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The final resting place of 91 souls will be restored in a project that will also involve a book on the site's history.
The Glenore Manuka Trust - the group behind the restoration of the Mt Stuart Reserve - has now set its sights on the Glenore cemetery.
Trust chairman Alan Williams said the project had been several months in the making.
The cemetery was known to contain 91 bodies but only 11 graves still had headstones.
A conservation report by the New Zealand Historic Cemeteries Conservation Trust was completed in January and the trust, with help from the community probation service, recently began a tentative tidy-up.
Mr Williams said the cemetery, 10km west of Milton off the Manuka Gorge highway, had become "extremely overgrown" after years of neglect.
The first task was to try to mark out the cemetery's layout.
Trustees found this a hard job as only incomplete records were available, but research by Mr Williams had uncovered more details to help guide workers.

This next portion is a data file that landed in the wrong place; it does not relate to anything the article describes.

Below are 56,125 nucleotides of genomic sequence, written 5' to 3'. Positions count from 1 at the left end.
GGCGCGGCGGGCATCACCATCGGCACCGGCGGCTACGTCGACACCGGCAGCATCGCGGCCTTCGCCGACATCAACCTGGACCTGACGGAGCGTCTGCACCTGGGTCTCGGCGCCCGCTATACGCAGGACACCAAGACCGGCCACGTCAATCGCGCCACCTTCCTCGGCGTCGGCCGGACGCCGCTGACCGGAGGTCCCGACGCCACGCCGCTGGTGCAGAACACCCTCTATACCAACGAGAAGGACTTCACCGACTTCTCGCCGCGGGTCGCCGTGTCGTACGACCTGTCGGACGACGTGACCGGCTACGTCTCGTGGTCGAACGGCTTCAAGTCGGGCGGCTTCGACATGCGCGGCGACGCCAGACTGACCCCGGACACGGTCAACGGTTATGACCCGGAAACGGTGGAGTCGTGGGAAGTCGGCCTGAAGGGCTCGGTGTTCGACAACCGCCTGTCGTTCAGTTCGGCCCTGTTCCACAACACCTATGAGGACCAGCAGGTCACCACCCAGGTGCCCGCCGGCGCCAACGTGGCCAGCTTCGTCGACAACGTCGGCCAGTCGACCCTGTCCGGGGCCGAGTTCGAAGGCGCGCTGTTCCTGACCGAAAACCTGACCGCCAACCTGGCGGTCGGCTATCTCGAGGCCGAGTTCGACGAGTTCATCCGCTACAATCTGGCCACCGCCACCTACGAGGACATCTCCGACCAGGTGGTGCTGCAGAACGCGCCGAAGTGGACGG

The first interment there was in 1862 but it is unknown when the last body was committed.
As well as getting his hands dirty in the restoration, Mr Williams has also started compiling a book on the cemetery's history.
He is also involved in producing a history on Otago gold prospector Edward Peters, also known as Black Peter, who is widely thought to have made the first discovery of payable gold in Otago in 1860.
The trust was responsible for building a statue of Peters, commemorating his place in Otago history.
This monument was unveiled at Easter.
Mr Williams said any relatives of people buried at the cemetery were welcome to provide him with information for his book. He can be contacted on (03) 417-8170.